Air France and its trade unions will reach a deadline Sept. 30 on whether cuts to its long-haul services can be averted.
The loss-making airline said Sept. 8 that it could drop 10% of its long-haul services and proceed with redundancies if it does not reach an agreement with all its unions over implementing itsPerform 2020 turnaround plan.
The airline’s Central Works Council held a meeting Sept. 24 to discuss the proposals—which would see both pilots and cabin crew on mid- and long-haul routes work longer hours for no extra pay to improve productivity—but it is believed no agreement was reached.
“We are not commenting on the outcome of last week’s council meeting,” airline spokeswoman Ulli Gendrot said, adding that discussions between management, pilots and cabin crew are continuing.
She confirmed that an Air France-KLM board meeting is scheduled for Oct. 1 and that Air France’s board will meet the following day.
The next Central Works Council meeting is scheduled for Oct. 5 and it is thought that a management decision on how it will proceed will be communicated to the unions on that date.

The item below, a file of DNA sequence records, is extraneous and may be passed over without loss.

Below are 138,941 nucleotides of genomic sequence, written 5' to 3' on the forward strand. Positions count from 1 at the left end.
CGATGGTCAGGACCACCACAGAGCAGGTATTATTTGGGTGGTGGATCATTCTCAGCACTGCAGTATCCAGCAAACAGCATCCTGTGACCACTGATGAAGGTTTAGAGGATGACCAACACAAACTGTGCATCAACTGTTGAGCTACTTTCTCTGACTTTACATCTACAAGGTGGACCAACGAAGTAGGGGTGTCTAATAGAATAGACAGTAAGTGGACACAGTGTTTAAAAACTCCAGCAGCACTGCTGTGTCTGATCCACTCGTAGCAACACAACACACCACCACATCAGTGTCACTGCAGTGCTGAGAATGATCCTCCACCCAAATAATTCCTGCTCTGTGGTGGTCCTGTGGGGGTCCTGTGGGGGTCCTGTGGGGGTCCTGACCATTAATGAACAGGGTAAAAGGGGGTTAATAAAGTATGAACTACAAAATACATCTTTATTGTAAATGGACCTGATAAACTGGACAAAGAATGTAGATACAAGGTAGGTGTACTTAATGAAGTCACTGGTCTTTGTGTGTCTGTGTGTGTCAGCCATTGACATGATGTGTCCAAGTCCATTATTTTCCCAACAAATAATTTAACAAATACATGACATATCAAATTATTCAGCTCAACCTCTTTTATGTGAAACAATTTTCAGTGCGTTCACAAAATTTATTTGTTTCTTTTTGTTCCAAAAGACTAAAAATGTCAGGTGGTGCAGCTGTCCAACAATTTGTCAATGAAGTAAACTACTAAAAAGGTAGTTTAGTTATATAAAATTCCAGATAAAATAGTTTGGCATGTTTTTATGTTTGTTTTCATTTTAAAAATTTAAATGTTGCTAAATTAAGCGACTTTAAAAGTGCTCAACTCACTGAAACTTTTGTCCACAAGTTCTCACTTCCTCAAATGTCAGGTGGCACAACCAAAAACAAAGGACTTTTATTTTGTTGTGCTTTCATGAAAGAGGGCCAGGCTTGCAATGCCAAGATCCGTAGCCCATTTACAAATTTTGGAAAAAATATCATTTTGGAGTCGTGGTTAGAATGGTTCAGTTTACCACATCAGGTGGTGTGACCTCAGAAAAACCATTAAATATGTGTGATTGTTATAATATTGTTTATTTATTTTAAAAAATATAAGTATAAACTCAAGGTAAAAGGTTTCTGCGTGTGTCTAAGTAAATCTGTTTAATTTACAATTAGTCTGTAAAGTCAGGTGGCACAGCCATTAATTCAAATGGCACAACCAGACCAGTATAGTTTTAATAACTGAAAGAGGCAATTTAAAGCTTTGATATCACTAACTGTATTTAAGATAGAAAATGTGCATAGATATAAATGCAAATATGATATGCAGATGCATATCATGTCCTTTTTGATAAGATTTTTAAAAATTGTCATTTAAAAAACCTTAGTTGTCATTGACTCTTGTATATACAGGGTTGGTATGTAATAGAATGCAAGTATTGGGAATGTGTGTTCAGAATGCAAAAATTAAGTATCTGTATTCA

Among measures being considered by the airline to improve its financial position are compulsory redundancies—a move that would not be well-received by the heavily unionized workforce. Air France endured an expensive pilot strike in fall 2014 over moves to improve its financial position.
The carrier has also said it could postpone planned deliveries of its order for Boeing 787-9s, which is due to start arriving late 2016.
Gendrot referred ATW to a weekend report in the French newspaper Le Journal Du Dimanche, in which Air France CEO Frédéric Gagey said that successfully fulfilling Perform 2020 would bring the carrier’s competitiveness closer to that of partner KLM, whose unions had accepted the Perform 2020 plan.
Asked if failure to reach agreement by Sept. 30 would result in cutting routes and frequencies, Gagey noted Air France either has to improve its productivity or scale back its ambitions; the latter choice, he said, would be “extremely regrettable.”
He noted that other carriers—such as Iberia, British Airways and Delta Air Lines—had “drastically” cut some activities to improve their positions. Air France was extremely reluctant to do this, preferring to reach an agreement on reducing costs with its workforce.
If the company’s financial performance is satisfactory by the end of 2017, he added, Air France would put €100 million ($112 million) on the table for staff. It also aimed to recruit more pilots in 2017-18 “if our efforts bear fruit.”
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